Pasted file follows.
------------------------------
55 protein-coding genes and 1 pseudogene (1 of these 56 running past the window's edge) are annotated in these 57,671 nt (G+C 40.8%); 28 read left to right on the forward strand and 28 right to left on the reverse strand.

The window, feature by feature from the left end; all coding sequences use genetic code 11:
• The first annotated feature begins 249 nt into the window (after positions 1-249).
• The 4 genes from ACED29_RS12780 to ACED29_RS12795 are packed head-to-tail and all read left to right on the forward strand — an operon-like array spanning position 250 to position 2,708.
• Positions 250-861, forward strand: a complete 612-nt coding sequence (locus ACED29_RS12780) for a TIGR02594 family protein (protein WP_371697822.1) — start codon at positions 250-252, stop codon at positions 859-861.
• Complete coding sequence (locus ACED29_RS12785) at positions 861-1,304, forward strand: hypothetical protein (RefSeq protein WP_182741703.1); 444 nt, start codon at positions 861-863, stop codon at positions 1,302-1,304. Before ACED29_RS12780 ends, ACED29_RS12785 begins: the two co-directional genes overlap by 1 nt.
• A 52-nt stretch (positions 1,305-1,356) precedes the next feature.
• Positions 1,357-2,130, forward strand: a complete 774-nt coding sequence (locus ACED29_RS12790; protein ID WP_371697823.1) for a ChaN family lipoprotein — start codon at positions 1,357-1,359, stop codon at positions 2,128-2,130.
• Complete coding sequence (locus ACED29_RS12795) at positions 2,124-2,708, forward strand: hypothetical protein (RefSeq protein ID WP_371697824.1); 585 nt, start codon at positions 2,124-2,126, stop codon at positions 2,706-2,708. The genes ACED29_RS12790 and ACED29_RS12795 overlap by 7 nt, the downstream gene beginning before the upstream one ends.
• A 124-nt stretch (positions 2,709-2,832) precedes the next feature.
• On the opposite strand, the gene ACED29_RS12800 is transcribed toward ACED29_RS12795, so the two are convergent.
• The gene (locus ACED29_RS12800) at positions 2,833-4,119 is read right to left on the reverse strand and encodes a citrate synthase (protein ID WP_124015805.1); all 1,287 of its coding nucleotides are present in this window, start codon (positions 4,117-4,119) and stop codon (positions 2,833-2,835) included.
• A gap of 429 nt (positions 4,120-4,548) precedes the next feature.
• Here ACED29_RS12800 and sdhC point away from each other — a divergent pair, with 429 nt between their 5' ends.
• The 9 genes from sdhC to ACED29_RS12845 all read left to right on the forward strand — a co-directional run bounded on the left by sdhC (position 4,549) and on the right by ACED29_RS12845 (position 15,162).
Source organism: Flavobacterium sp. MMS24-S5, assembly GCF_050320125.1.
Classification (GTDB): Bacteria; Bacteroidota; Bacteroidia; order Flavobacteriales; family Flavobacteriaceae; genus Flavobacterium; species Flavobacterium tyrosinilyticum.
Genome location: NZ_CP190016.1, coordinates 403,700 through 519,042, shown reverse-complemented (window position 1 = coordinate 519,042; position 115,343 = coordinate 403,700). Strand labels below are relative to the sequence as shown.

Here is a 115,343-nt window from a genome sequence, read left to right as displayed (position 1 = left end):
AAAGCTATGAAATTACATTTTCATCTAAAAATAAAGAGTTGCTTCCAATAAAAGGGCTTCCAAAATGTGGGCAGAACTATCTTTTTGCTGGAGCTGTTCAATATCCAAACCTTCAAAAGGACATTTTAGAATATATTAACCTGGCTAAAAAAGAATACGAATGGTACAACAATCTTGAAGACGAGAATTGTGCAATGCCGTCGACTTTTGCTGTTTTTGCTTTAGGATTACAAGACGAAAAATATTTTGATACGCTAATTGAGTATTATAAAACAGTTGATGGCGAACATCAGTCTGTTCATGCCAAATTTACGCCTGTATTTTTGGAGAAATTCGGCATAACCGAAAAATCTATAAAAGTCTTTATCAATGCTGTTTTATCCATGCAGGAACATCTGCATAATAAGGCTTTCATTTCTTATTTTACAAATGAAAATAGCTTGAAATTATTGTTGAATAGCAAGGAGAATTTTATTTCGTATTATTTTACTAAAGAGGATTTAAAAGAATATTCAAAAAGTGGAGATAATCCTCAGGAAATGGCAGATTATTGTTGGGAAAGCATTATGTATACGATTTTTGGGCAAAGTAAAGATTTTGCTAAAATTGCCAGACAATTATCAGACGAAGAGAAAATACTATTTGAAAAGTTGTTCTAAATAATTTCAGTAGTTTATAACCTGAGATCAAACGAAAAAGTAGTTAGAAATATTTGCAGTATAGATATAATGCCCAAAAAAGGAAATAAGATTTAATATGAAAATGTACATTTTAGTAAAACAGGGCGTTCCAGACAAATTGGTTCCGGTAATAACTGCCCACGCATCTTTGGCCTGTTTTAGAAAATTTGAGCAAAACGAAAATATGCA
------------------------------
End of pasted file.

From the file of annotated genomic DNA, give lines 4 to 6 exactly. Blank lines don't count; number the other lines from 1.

• The 4 genes from ACED29_RS12780 to ACED29_RS12795 are packed head-to-tail and all read left to right on the forward strand — an operon-like array spanning position 250 to position 2,708.
• Positions 250-861, forward strand: a complete 612-nt coding sequence (locus ACED29_RS12780) for a TIGR02594 family protein (protein WP_371697822.1) — start codon at positions 250-252, stop codon at positions 859-861.
• Complete coding sequence (locus ACED29_RS12785) at positions 861-1,304, forward strand: hypothetical protein (RefSeq protein WP_182741703.1); 444 nt, start codon at positions 861-863, stop codon at positions 1,302-1,304. Before ACED29_RS12780 ends, ACED29_RS12785 begins: the two co-directional genes overlap by 1 nt.